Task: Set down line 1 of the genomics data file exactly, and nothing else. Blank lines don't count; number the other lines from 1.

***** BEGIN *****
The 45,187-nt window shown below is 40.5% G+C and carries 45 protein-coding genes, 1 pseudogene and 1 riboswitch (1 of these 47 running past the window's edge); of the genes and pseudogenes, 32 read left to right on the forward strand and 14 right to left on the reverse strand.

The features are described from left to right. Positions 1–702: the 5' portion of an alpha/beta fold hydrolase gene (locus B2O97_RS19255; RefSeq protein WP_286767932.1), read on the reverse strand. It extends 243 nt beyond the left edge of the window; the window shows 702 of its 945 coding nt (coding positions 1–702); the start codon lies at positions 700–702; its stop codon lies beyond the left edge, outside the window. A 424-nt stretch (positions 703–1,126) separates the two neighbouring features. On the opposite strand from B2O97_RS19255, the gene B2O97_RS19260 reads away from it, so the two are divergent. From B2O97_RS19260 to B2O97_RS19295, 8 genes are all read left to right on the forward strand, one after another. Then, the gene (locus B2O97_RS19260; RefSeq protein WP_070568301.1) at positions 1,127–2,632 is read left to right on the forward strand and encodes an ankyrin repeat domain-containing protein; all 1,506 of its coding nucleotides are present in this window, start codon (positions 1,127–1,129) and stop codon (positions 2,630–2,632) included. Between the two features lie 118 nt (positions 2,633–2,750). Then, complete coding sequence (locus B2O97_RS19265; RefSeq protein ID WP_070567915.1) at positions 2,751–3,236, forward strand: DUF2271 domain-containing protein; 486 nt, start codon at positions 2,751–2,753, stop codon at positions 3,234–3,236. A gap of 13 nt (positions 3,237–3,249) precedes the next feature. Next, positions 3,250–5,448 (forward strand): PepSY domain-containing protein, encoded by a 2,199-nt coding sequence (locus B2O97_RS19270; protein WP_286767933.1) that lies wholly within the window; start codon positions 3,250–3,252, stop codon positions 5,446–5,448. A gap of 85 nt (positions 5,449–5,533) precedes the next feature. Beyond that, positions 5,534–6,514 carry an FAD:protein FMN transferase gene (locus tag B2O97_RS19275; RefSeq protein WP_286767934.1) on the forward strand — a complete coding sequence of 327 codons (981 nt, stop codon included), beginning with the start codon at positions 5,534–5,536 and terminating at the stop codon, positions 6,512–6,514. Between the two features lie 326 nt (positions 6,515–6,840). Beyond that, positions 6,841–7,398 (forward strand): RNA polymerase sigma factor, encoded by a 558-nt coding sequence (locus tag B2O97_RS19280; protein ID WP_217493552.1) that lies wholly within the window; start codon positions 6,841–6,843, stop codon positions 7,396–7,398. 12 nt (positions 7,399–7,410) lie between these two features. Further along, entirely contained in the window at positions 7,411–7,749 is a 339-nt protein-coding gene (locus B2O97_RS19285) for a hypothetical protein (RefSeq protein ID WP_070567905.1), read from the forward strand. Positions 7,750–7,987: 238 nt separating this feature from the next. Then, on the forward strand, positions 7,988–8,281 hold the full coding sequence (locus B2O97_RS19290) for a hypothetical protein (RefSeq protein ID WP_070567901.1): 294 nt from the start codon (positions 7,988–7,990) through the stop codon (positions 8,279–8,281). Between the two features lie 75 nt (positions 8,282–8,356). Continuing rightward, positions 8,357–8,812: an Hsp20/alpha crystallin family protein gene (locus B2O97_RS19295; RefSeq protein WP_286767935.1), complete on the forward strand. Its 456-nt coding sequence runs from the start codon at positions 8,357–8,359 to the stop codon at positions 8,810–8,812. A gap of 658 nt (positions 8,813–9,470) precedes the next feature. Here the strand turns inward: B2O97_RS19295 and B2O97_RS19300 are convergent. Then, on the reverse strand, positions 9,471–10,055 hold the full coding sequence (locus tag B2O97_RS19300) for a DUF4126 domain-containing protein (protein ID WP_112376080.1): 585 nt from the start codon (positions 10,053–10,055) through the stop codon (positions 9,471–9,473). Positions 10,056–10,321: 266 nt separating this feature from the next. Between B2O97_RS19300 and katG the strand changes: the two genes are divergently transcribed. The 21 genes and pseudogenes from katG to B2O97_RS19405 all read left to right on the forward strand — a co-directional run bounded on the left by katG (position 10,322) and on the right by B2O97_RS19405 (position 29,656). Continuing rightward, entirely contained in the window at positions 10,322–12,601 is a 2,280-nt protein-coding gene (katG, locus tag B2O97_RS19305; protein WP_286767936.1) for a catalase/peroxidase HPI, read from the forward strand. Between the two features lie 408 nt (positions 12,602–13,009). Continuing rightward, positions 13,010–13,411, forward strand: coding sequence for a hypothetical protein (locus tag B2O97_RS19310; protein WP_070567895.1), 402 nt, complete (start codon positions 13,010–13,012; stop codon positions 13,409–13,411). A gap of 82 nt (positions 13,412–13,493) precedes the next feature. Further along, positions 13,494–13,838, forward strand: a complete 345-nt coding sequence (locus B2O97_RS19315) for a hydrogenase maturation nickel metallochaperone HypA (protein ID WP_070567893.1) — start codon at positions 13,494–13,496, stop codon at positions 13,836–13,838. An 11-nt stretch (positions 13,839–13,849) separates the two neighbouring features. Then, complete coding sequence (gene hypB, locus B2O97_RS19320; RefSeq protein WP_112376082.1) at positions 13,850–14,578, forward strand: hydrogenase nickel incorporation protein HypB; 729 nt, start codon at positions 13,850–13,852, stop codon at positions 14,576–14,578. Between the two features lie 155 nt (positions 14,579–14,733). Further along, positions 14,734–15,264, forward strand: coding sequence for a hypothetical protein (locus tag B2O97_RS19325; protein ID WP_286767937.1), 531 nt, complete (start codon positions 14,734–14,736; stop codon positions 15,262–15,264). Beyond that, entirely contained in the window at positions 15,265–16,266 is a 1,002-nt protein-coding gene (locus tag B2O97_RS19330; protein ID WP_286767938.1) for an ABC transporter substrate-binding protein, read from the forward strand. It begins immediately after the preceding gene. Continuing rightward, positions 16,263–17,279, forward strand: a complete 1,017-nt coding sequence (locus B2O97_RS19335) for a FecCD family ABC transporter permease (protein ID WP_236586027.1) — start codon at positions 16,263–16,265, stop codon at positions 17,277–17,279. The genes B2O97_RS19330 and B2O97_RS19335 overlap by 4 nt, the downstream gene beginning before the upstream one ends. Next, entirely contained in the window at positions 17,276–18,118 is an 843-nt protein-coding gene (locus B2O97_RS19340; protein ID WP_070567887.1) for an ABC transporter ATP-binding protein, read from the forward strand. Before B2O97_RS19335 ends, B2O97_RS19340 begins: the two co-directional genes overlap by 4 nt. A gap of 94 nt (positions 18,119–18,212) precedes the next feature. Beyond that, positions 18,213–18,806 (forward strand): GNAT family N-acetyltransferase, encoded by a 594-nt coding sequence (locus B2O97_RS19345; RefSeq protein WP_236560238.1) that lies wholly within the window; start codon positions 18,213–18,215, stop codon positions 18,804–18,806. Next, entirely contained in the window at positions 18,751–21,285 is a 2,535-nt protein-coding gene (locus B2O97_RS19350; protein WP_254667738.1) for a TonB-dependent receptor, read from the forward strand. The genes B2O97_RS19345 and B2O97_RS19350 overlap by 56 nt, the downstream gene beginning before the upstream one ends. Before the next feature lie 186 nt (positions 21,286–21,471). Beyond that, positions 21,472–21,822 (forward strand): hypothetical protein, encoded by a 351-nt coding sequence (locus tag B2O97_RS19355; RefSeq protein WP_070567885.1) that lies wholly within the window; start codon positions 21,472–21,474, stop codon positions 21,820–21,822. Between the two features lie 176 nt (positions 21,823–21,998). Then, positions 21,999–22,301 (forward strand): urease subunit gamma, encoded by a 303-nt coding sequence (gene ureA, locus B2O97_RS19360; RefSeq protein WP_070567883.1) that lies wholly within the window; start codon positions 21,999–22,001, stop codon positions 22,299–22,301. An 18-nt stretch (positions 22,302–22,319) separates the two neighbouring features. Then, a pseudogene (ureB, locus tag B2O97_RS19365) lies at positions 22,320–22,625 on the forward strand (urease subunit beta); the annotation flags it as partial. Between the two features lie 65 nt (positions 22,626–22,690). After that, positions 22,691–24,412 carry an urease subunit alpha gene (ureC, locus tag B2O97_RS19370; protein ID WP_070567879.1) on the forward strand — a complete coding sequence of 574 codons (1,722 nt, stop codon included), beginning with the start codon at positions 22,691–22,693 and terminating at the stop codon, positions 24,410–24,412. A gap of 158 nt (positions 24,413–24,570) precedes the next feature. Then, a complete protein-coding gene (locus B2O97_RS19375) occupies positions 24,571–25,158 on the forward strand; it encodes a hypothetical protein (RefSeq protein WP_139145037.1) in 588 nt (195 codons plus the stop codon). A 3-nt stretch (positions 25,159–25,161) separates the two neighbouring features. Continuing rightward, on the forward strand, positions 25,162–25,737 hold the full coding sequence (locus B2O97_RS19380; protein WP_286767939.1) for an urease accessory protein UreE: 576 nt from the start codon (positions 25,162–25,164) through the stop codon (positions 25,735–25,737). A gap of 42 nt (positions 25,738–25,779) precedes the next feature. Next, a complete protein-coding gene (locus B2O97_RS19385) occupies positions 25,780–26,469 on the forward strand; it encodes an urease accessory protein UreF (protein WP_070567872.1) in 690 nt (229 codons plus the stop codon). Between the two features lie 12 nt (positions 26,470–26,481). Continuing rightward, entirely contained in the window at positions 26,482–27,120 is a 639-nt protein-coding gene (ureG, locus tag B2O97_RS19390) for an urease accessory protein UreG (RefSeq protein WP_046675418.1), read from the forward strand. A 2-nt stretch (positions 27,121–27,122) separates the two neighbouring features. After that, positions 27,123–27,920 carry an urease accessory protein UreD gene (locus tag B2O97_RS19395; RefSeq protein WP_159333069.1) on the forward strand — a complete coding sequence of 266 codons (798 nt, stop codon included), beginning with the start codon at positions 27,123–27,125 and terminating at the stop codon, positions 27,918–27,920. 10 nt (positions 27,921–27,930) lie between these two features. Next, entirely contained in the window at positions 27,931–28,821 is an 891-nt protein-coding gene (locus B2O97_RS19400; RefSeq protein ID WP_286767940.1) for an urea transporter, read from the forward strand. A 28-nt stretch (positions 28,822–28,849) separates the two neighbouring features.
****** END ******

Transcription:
The 45,187-nt window shown below is 40.5% G+C and carries 45 protein-coding genes, 1 pseudogene and 1 riboswitch (1 of these 47 running past the window's edge); of the genes and pseudogenes, 32 read left to right on the forward strand and 14 right to left on the reverse strand.